JNU Teachers’ Body Extends Support To Students Protest, Seek VC’s Scalp

Students are demanding roll back of hostel fees, dress code, curfew timings

The Jawaharlal Nehru University Teachers’ Association (JNUTA) has come out in support of the ongoing student agitation, which broke out into a massive protest on Monday during Vice President M Venkaiah Naidu visit to the campus for the convocation function.

The teachers’ body held the vice-chancellor M Jagadish Kumar squarely responsible for the unrest and demanded his resignation, alleging that the students were brutally beaten up by the police at the behest of the VC. “The police action was clearly only to defend the obstinate refusal of the VC to engage in any dialogue with students on their concerns”,” JNUTA president D K Lobiyal said in a statement.

The student agitation, which has stretched for almost two weeks now, took a dramatic turn on Monday. The agitators clashed with the police when they were stopped from marching to the convocation venue. Soon, the clashes escalated into a huge protest as hundreds of students joined in with placards. At one point, the police were seen using water cannons to control the situation.

Some media reports also claimed that Minister of Human Resource and Development Ramesh Pokhriyal Nishank, who had come for the convocation, was not allowed to leave the campus till around 5 PM.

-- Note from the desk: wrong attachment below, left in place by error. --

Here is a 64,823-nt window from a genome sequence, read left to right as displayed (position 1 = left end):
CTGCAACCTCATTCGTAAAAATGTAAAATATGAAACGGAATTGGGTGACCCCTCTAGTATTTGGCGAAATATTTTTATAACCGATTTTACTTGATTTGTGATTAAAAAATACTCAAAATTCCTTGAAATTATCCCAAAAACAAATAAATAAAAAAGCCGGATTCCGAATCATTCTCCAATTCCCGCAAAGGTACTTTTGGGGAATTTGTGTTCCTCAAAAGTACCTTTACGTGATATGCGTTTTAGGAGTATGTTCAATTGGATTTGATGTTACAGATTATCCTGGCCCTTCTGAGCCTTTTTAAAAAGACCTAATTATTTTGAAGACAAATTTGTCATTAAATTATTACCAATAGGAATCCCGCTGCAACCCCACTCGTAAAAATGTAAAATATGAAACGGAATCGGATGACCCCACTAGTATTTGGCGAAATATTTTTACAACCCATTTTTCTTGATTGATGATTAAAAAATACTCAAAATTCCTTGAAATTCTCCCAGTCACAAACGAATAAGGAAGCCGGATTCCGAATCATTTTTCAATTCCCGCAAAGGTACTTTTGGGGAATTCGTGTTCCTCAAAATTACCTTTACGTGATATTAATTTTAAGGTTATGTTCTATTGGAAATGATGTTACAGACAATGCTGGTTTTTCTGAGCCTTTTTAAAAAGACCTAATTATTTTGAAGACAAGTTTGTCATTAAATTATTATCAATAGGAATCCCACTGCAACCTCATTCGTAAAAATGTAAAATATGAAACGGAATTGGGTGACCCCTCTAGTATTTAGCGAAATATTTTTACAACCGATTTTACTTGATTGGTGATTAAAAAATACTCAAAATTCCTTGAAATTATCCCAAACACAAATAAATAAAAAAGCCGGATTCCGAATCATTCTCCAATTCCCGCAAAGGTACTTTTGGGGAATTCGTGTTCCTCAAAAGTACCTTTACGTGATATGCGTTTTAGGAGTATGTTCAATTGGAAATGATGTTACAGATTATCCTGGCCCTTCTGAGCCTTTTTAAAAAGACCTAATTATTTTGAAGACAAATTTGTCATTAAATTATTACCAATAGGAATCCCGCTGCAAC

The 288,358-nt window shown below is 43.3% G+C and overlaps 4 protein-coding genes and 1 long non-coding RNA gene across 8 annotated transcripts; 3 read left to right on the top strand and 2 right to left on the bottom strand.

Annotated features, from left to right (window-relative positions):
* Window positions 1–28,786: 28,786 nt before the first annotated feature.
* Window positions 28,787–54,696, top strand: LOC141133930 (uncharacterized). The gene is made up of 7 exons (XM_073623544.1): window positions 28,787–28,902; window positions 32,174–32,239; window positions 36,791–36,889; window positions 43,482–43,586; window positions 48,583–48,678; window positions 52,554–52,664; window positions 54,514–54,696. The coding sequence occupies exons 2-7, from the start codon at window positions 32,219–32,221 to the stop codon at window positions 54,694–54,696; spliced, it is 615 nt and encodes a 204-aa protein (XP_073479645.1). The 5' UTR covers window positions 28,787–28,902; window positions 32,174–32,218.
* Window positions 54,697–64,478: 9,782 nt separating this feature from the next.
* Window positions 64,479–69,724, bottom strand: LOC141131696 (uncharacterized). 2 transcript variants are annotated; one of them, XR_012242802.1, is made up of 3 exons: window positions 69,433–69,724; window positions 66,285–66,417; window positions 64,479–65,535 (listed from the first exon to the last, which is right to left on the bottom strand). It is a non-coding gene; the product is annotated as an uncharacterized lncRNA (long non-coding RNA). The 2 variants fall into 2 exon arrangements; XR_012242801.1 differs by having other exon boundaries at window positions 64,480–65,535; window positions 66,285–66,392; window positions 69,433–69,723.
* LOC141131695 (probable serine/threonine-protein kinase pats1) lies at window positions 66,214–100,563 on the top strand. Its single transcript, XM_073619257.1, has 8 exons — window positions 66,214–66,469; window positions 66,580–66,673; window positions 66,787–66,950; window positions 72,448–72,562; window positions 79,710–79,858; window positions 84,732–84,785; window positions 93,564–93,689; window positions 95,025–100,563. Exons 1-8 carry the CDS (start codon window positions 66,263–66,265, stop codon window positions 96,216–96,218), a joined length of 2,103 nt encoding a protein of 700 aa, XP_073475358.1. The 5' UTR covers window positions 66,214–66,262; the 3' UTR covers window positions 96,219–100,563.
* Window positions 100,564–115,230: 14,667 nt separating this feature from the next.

The Ministry, though, in a tweet said Nishank met some students and assured to find a solution to their issues soon.


Till the time of filing this report, the students were continuing with their protest, seeking to meet the VC.

Their demand:
Withdrawal of the draft hostel manual, which they claimed has provisions for the hostel fee hike, dress code and curfew timings.

Avdesh Kumar, a student of Economics from Bihar, told Odisha Bytes that he might have to leave his course midway if the university does not roll back the fee hike. “The hike of Rs 7500 proposed per month is equal to my family income back home. It’s beyond comprehension for me,” he said.

Kumar said most of his fellow inmates in Ganga hostel in the campus, are from lower-income families and have made it to JNU only through merit.

According to JNUTA statement, many teachers spoke at the assembly organised by the association and drew out the implications of the hostel fee hike for a large number of students from underprivileged backgrounds, who have so far been able to both enter and successfully study in JNU. “They also highlighted the larger process of assault on inclusive public higher education, and the concerted agenda of destroying JNU. The huge hike in hostel charges is one major part of this agenda,” the statement added.

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